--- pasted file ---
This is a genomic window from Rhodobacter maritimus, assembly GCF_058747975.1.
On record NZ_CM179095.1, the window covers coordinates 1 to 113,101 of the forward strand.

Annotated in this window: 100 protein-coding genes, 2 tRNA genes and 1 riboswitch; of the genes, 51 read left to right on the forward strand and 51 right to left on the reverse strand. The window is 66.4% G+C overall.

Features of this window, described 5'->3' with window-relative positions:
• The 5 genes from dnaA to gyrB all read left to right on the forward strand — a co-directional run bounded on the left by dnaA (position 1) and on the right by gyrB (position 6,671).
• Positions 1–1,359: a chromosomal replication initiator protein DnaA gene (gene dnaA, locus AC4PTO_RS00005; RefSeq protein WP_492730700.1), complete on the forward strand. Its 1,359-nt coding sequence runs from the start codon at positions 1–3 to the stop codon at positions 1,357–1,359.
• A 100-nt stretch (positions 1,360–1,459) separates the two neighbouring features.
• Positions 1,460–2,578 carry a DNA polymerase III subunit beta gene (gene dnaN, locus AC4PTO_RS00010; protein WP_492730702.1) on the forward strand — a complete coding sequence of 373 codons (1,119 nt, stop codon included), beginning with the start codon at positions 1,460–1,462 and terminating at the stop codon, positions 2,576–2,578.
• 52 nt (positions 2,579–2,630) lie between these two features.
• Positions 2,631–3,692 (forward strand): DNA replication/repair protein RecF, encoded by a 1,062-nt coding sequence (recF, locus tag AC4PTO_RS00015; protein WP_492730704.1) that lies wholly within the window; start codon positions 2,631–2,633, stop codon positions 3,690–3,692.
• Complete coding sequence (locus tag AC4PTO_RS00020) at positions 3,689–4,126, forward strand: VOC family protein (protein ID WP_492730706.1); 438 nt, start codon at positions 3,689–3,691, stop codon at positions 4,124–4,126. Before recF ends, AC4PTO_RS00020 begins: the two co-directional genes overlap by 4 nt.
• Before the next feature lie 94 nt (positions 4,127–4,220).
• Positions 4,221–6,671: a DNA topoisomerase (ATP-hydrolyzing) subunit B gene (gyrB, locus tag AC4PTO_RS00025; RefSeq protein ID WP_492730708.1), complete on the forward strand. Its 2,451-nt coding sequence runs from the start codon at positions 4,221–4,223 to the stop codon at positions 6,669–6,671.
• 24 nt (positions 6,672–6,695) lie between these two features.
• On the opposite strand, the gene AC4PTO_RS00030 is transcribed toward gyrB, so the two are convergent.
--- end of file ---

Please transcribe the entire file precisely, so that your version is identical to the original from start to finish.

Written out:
This is a genomic window from Rhodobacter maritimus, assembly GCF_058747975.1.
On record NZ_CM179095.1, the window covers coordinates 1 to 113,101 of the forward strand.

Annotated in this window: 100 protein-coding genes, 2 tRNA genes and 1 riboswitch; of the genes, 51 read left to right on the forward strand and 51 right to left on the reverse strand. The window is 66.4% G+C overall.

Features of this window, described 5'->3' with window-relative positions:
• The 5 genes from dnaA to gyrB all read left to right on the forward strand — a co-directional run bounded on the left by dnaA (position 1) and on the right by gyrB (position 6,671).
• Positions 1–1,359: a chromosomal replication initiator protein DnaA gene (gene dnaA, locus AC4PTO_RS00005; RefSeq protein WP_492730700.1), complete on the forward strand. Its 1,359-nt coding sequence runs from the start codon at positions 1–3 to the stop codon at positions 1,357–1,359.
• A 100-nt stretch (positions 1,360–1,459) separates the two neighbouring features.
• Positions 1,460–2,578 carry a DNA polymerase III subunit beta gene (gene dnaN, locus AC4PTO_RS00010; protein WP_492730702.1) on the forward strand — a complete coding sequence of 373 codons (1,119 nt, stop codon included), beginning with the start codon at positions 1,460–1,462 and terminating at the stop codon, positions 2,576–2,578.
• 52 nt (positions 2,579–2,630) lie between these two features.
• Positions 2,631–3,692 (forward strand): DNA replication/repair protein RecF, encoded by a 1,062-nt coding sequence (recF, locus tag AC4PTO_RS00015; protein WP_492730704.1) that lies wholly within the window; start codon positions 2,631–2,633, stop codon positions 3,690–3,692.
• Complete coding sequence (locus tag AC4PTO_RS00020) at positions 3,689–4,126, forward strand: VOC family protein (protein ID WP_492730706.1); 438 nt, start codon at positions 3,689–3,691, stop codon at positions 4,124–4,126. Before recF ends, AC4PTO_RS00020 begins: the two co-directional genes overlap by 4 nt.
• Before the next feature lie 94 nt (positions 4,127–4,220).
• Positions 4,221–6,671: a DNA topoisomerase (ATP-hydrolyzing) subunit B gene (gyrB, locus tag AC4PTO_RS00025; RefSeq protein ID WP_492730708.1), complete on the forward strand. Its 2,451-nt coding sequence runs from the start codon at positions 4,221–4,223 to the stop codon at positions 6,669–6,671.
• 24 nt (positions 6,672–6,695) lie between these two features.
• On the opposite strand, the gene AC4PTO_RS00030 is transcribed toward gyrB, so the two are convergent.